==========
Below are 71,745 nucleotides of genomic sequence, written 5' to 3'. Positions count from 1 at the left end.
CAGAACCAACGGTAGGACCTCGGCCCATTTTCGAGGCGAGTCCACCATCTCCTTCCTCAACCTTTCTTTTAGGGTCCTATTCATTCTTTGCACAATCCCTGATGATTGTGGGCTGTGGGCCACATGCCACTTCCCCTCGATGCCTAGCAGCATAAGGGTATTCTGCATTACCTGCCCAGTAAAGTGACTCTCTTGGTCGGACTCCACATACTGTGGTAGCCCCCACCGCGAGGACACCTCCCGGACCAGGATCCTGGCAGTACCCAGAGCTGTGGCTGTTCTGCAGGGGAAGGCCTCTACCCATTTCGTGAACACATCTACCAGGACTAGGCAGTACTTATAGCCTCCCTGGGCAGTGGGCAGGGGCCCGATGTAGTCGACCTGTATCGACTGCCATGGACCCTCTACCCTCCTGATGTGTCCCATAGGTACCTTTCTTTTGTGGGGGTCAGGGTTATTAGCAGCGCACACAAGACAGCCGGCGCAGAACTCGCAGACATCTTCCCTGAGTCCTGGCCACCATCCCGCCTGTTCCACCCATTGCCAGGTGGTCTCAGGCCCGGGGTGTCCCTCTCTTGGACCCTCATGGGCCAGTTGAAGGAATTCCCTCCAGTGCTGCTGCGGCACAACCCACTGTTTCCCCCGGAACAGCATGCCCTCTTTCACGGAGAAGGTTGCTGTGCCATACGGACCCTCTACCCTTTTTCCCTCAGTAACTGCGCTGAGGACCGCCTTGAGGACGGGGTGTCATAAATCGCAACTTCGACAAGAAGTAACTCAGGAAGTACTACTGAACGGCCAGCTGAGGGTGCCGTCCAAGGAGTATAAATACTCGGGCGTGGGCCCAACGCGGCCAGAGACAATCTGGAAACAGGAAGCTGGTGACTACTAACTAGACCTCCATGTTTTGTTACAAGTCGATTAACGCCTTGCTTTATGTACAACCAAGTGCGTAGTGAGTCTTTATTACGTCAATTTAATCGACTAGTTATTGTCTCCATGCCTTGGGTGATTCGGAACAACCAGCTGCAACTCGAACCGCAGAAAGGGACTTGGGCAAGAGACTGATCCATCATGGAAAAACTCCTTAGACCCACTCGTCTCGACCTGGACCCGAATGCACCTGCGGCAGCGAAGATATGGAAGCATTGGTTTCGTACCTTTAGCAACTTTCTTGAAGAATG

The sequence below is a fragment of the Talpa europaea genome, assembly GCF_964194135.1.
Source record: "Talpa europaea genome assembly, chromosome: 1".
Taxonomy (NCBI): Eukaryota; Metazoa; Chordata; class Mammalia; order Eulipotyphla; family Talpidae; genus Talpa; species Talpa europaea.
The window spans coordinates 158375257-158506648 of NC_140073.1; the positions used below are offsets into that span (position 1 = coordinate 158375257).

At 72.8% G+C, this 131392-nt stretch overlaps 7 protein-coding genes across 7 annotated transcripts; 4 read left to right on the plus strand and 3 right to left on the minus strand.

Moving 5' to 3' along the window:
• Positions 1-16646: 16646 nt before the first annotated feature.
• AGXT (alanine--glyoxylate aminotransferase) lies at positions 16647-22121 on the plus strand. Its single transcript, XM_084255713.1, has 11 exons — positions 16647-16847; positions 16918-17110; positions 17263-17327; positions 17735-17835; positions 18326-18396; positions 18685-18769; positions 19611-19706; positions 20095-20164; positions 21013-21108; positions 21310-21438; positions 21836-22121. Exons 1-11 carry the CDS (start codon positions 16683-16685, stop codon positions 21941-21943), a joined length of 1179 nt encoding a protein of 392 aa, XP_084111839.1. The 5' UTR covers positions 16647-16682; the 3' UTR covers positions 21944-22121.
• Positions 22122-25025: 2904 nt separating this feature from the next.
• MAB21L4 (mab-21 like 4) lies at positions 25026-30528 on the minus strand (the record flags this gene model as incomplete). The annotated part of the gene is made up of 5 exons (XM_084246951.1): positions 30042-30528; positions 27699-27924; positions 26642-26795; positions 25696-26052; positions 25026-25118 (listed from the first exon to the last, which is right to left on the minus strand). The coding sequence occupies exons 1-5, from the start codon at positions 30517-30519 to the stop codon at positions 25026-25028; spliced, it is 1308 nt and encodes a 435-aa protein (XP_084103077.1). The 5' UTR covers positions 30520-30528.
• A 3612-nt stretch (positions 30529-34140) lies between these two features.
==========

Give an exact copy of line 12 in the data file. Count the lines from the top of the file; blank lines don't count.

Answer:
• MAB21L4 (mab-21 like 4) lies at positions 25026-30528 on the minus strand (the record flags this gene model as incomplete). The annotated part of the gene is made up of 5 exons (XM_084246951.1): positions 30042-30528; positions 27699-27924; positions 26642-26795; positions 25696-26052; positions 25026-25118 (listed from the first exon to the last, which is right to left on the minus strand). The coding sequence occupies exons 1-5, from the start codon at positions 30517-30519 to the stop codon at positions 25026-25028; spliced, it is 1308 nt and encodes a 435-aa protein (XP_084103077.1). The 5' UTR covers positions 30520-30528.